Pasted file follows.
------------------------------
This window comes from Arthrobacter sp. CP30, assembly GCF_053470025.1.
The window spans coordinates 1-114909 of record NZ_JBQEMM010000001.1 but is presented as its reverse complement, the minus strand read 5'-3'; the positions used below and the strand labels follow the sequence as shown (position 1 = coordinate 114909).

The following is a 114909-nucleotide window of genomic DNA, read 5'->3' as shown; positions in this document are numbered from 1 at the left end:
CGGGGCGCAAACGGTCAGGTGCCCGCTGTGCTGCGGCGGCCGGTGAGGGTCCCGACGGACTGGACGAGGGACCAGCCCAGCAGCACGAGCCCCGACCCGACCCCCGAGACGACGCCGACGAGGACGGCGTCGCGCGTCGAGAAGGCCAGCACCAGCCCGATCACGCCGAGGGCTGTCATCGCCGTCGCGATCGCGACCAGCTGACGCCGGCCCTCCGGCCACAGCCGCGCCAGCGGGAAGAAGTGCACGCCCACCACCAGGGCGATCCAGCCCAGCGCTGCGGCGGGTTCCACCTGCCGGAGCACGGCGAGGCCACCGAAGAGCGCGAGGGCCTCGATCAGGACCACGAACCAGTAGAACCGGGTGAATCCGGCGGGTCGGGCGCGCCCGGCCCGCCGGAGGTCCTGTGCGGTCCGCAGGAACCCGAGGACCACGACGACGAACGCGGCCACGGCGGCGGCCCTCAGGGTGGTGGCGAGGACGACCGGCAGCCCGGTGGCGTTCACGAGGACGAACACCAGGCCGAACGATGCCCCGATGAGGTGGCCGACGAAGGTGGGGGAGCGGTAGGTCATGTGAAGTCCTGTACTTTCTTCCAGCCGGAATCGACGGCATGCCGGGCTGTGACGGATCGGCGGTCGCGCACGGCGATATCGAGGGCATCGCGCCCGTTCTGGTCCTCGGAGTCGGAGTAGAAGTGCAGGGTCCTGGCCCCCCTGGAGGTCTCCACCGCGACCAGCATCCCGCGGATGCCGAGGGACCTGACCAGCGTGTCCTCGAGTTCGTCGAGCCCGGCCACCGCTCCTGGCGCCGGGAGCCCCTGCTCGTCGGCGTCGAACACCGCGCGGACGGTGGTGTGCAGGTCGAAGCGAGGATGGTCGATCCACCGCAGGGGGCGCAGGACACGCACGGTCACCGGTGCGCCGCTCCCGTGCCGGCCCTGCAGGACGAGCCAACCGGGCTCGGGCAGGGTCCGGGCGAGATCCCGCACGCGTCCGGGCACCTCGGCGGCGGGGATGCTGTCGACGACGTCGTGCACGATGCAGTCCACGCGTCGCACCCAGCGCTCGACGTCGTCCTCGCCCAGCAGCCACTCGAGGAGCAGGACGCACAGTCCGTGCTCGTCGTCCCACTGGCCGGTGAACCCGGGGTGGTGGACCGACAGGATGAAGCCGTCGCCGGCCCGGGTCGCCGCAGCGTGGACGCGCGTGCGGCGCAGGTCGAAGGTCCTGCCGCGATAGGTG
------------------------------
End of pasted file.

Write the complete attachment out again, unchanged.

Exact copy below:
This window comes from Arthrobacter sp. CP30, assembly GCF_053470025.1.
The window spans coordinates 1-114909 of record NZ_JBQEMM010000001.1 but is presented as its reverse complement, the minus strand read 5'-3'; the positions used below and the strand labels follow the sequence as shown (position 1 = coordinate 114909).

The following is a 114909-nucleotide window of genomic DNA, read 5'->3' as shown; positions in this document are numbered from 1 at the left end:
CGGGGCGCAAACGGTCAGGTGCCCGCTGTGCTGCGGCGGCCGGTGAGGGTCCCGACGGACTGGACGAGGGACCAGCCCAGCAGCACGAGCCCCGACCCGACCCCCGAGACGACGCCGACGAGGACGGCGTCGCGCGTCGAGAAGGCCAGCACCAGCCCGATCACGCCGAGGGCTGTCATCGCCGTCGCGATCGCGACCAGCTGACGCCGGCCCTCCGGCCACAGCCGCGCCAGCGGGAAGAAGTGCACGCCCACCACCAGGGCGATCCAGCCCAGCGCTGCGGCGGGTTCCACCTGCCGGAGCACGGCGAGGCCACCGAAGAGCGCGAGGGCCTCGATCAGGACCACGAACCAGTAGAACCGGGTGAATCCGGCGGGTCGGGCGCGCCCGGCCCGCCGGAGGTCCTGTGCGGTCCGCAGGAACCCGAGGACCACGACGACGAACGCGGCCACGGCGGCGGCCCTCAGGGTGGTGGCGAGGACGACCGGCAGCCCGGTGGCGTTCACGAGGACGAACACCAGGCCGAACGATGCCCCGATGAGGTGGCCGACGAAGGTGGGGGAGCGGTAGGTCATGTGAAGTCCTGTACTTTCTTCCAGCCGGAATCGACGGCATGCCGGGCTGTGACGGATCGGCGGTCGCGCACGGCGATATCGAGGGCATCGCGCCCGTTCTGGTCCTCGGAGTCGGAGTAGAAGTGCAGGGTCCTGGCCCCCCTGGAGGTCTCCACCGCGACCAGCATCCCGCGGATGCCGAGGGACCTGACCAGCGTGTCCTCGAGTTCGTCGAGCCCGGCCACCGCTCCTGGCGCCGGGAGCCCCTGCTCGTCGGCGTCGAACACCGCGCGGACGGTGGTGTGCAGGTCGAAGCGAGGATGGTCGATCCACCGCAGGGGGCGCAGGACACGCACGGTCACCGGTGCGCCGCTCCCGTGCCGGCCCTGCAGGACGAGCCAACCGGGCTCGGGCAGGGTCCGGGCGAGATCCCGCACGCGTCCGGGCACCTCGGCGGCGGGGATGCTGTCGACGACGTCGTGCACGATGCAGTCCACGCGTCGCACCCAGCGCTCGACGTCGTCCTCGCCCAGCAGCCACTCGAGGAGCAGGACGCACAGTCCGTGCTCGTCGTCCCACTGGCCGGTGAACCCGGGGTGGTGGACCGACAGGATGAAGCCGTCGCCGGCCCGGGTCGCCGCAGCGTGGACGCGCGTGCGGCGCAGGTCGAAGGTCCTGCCGCGATAGGTG